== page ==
Billions of years ago, Venus may have had a key feature similar to Earth’s | ET REALITY

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Venus today is not like Earth. Temperatures hover around 860 degrees Fahrenheit day and night, and clouds of sulfuric acid float in its atmosphere.

But a study published Thursday in the journal Nature Astronomy suggests that Venus in its youth may have possessed a key Earth-like trait: plate tectonics, the continuous reshaping of pieces of the planet’s outer crust.

“One of the conclusions of this study is that it is very likely that both planets had tectonic plates functioning at approximately the same time period,” said Matthew B. Weller, a planetary scientist at the Lunar and Planetary Institute in Houston, who led the research.

If true, that suggests Venus could have been much more like Earth in other ways. Geochemical reactions of plate tectonics could have buried much of the carbon dioxide that makes Venus so hellish today.

This fuels the idea that a few billion years ago, Venus may have been a place where life could have thrived.

“That’s a very likely scenario,” Dr. Weller said. “This suggests that Venus would certainly have been colder and then there would have been more liquid water.”

Dr. Weller and his colleagues at Brown University and Purdue University did not detect any fractures similar to the San Andreas Fault or other telltale visual signs of plate tectonics. Rather, they looked at the air, particularly nitrogen.

When rocky planets like Earth and Venus form, nitrogen becomes locked in minerals. But in volcanic eruptions, minerals melt and chemical bonds break, and then nitrogen can escape into the atmosphere, where it tends to stay.

“So nitrogen really becomes this kind of diagnostic tool” for understanding a planet’s tectonic history, Dr. Weller said.

The scientists then ran computer simulations exploring two types of tectonic models. One was what is called the stagnant lid, which describes worlds like Mars and Earth’s Moon where the outer crust consists of a solid, immobile layer. Most gases remain trapped beneath the outer shell of the crust.

The second model was plate tectonics. On Earth, about 80 percent of volcanism occurs along mid-ocean ridges, where two tectonic plates are moving apart and magma surfaces. That releases much more gas into the atmosphere.

If Venus had always had a stagnant capped crust, as it appears to have now, simulations indicated there would be less nitrogen than is observed today: 3.5 percent of the atmosphere.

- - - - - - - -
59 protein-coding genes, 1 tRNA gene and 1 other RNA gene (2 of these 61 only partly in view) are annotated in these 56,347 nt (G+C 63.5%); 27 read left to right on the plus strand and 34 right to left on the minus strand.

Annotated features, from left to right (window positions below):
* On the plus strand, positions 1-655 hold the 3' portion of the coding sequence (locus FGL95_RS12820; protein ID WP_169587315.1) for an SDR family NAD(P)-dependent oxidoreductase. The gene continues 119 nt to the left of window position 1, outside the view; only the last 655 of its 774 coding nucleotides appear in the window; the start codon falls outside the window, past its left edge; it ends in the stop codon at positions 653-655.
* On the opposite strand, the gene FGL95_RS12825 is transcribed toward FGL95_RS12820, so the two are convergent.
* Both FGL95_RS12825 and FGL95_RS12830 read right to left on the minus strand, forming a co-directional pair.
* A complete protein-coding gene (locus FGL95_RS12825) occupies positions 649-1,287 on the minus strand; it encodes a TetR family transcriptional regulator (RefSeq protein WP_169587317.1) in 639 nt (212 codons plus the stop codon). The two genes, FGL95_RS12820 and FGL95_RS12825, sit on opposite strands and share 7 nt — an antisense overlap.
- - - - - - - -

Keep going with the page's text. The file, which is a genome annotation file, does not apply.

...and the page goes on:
The explanation that worked was a combination of the two models: an early phase of plate tectonics that released abundant carbon dioxide and nitrogen, followed by the crust encased in a stagnant lid.

Scientists not involved in the research said the findings were suggestive but not conclusive.

Cédric Gillmann, a planetary scientist at the Swiss Federal Institute of Technology who was not involved in the research, said the paper was interesting but cautioned that “as with all model-based publications, they depend a lot on what is included and what is left out.” ”. .”

Joseph O’Rourke, a professor of Earth and space exploration at Arizona State University, said perhaps Venus’ geologic history didn’t fit neatly with either Earth-like plate tectonics or a plate tectonics like Earth’s. from Mars.

“Maybe Venus is something intermediate between Earth and Mars,” he said.

A proposed alternative explanation is called the softcover plutonic model: magma penetrates the outer crust, or lithosphere, without dividing it into tectonic plates. That could explain the circular features called coronas on the surface of Venus, pushed up by plumes of hot material rising from the mantle.

“The lithosphere is stickier and has localized breaks,” Dr O’Rourke said.

Dr. Weller said that in the softcover plutonic model, most of the magma never reaches the surface and therefore most likely will not release jets of nitrogen.

Spacecraft heading to Venus in the coming years should provide crucial new data to help solve the mysteries. Dr. O’Rourke noted that he had just been born when Magellan, NASA’s last mission there, entered orbit in 1990. “I was about 10 days old,” he said. “So I’m excited to see some new missions to Venus in my lifetime.”

NASA’s Davinci spacecraft, tentatively scheduled to launch in 2029, will use a parachute-launched probe to make precise measurements of gases in the atmosphere, providing clues about modern-day volcanism.

Another planned NASA mission, Veritas, will make detailed measurements of the planet’s gravity and take high-resolution images of the surface.

“That will really help us look for possible plate boundaries,” said Anna Gülcher, a planetary scientist at the California Institute of Technology and NASA’s Jet Propulsion Laboratory.

The European Space Agency also plans to launch a robotic mission, EnVision, to help scientists understand why conditions on Earth and Venus diverged so much.

Dr. Weller’s computer models could also help shed light on the geological history of planets around other stars by studying what is detected in the air around them.

“That was the original idea of ​​the work,” Dr. Weller said, “and it quickly migrated to being able to explain something about Venus.”

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